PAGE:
Tuesday, March 29, 2011

How to Make it Stick:
The Psychology of Learning and Memory

Apologies to my readers for the long delay. I recently started teaching a pre-calculus class at a private school in Brooklyn, through which I’m putting into practice many of the pedagogical theories and methods that I’ve observed and studied over the last few years; the process is exciting, but the extra planning required to implement so many new ideas takes up most of the time that I previously devoted to this blog. Further retarding my posting schedule, the post that I’ve been working on intermittently for the past few weeks defies my best efforts to tie it down to finitude and linearity. In the interim, I wanted to post a couple links & a “brief” discussion.*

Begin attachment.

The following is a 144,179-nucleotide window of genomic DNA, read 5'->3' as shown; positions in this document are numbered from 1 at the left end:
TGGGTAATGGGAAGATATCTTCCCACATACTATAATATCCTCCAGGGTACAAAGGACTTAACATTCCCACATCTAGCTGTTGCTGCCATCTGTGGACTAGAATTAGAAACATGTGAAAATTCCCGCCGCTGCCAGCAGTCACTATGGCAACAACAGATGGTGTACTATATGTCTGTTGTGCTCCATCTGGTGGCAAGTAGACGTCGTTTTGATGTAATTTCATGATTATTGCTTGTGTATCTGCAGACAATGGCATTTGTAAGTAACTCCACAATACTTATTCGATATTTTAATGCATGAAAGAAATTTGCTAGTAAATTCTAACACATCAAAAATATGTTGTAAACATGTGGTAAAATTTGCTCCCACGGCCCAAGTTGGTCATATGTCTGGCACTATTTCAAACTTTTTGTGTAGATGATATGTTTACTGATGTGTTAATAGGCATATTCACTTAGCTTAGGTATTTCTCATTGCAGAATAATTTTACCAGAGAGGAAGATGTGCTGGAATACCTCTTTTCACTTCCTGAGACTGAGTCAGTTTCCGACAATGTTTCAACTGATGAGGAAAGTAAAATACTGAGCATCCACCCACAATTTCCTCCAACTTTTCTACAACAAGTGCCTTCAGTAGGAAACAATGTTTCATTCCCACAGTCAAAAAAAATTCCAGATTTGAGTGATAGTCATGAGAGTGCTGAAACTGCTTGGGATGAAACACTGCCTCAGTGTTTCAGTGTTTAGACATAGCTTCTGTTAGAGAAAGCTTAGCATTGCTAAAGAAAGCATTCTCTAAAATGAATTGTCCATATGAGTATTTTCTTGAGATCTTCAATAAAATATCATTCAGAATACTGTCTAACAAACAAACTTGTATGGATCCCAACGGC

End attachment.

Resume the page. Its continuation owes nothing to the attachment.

The Research

My friend Sam Gershman, who studies the neuroscience of memory was thoughtful enough to pass on to me a bunch of cognitive-psych research (see links below) on the conditions that facilitate long-term learning retention. The broad principle around which this research coheres is a theory, strongly supported by experimental data, about the relationship between long- and short-term memory: learning conditions that facilitate short-term recall hamper long-term storage, and vice versa.